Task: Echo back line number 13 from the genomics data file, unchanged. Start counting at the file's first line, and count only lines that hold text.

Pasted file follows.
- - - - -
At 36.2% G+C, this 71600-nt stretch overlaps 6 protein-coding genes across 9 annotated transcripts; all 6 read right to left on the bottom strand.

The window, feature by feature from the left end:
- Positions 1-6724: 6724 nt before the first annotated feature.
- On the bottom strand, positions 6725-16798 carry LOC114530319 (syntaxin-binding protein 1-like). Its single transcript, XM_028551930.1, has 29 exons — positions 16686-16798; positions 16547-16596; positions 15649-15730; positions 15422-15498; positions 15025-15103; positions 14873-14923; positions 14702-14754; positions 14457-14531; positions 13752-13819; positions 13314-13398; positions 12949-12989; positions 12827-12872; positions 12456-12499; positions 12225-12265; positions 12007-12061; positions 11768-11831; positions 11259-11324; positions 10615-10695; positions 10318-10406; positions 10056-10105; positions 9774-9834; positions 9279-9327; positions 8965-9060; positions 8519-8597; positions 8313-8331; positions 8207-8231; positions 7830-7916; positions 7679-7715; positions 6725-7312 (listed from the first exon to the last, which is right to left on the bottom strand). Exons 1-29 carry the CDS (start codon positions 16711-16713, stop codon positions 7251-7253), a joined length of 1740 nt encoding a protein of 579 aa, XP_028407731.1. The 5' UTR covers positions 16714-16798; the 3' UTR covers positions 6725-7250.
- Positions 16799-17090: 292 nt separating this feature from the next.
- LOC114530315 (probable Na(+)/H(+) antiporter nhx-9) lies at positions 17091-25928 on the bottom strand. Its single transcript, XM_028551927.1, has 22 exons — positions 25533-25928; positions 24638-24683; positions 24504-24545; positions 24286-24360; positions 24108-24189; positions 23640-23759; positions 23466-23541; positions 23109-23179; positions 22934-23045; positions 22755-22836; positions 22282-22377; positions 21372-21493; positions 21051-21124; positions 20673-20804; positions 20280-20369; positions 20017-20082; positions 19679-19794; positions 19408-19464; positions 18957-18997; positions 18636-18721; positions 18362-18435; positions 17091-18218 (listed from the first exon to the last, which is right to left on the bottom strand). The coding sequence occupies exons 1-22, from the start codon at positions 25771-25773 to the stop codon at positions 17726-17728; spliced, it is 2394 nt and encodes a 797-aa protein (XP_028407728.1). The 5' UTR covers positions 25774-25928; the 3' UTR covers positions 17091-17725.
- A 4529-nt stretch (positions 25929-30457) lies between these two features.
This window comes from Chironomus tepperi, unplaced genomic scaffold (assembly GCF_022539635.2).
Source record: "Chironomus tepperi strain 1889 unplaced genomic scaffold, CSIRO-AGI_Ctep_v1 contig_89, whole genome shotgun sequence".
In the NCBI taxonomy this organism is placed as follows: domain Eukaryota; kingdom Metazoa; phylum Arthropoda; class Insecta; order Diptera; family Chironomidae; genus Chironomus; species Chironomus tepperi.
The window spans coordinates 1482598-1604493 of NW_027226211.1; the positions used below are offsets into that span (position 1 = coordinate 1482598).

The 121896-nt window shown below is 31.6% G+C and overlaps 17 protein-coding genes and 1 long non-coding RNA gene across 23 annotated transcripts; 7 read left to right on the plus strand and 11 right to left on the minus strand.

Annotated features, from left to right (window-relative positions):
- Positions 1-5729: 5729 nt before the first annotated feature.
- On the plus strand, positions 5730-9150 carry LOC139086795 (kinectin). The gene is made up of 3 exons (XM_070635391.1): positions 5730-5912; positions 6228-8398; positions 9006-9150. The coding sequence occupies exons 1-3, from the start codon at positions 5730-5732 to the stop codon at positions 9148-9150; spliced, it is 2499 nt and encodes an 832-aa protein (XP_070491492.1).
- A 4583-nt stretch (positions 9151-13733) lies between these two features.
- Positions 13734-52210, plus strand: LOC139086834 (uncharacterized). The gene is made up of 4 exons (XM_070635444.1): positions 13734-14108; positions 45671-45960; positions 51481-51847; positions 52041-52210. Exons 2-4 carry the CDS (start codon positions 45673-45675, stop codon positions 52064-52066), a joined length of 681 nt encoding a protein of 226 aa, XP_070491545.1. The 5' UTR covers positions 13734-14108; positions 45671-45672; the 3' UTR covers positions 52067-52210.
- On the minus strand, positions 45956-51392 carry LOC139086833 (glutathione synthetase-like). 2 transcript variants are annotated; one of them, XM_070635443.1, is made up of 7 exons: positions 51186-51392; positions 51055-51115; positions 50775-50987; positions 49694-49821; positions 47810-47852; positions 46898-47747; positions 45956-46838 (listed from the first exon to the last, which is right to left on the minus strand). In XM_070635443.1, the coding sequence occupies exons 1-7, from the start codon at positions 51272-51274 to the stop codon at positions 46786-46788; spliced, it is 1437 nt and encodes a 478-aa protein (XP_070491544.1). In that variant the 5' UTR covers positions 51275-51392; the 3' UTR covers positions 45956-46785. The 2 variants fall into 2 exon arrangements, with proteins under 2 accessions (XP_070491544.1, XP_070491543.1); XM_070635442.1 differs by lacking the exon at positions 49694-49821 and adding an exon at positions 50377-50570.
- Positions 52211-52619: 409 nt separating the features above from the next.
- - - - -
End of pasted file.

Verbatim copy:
Annotated features, from left to right (window-relative positions):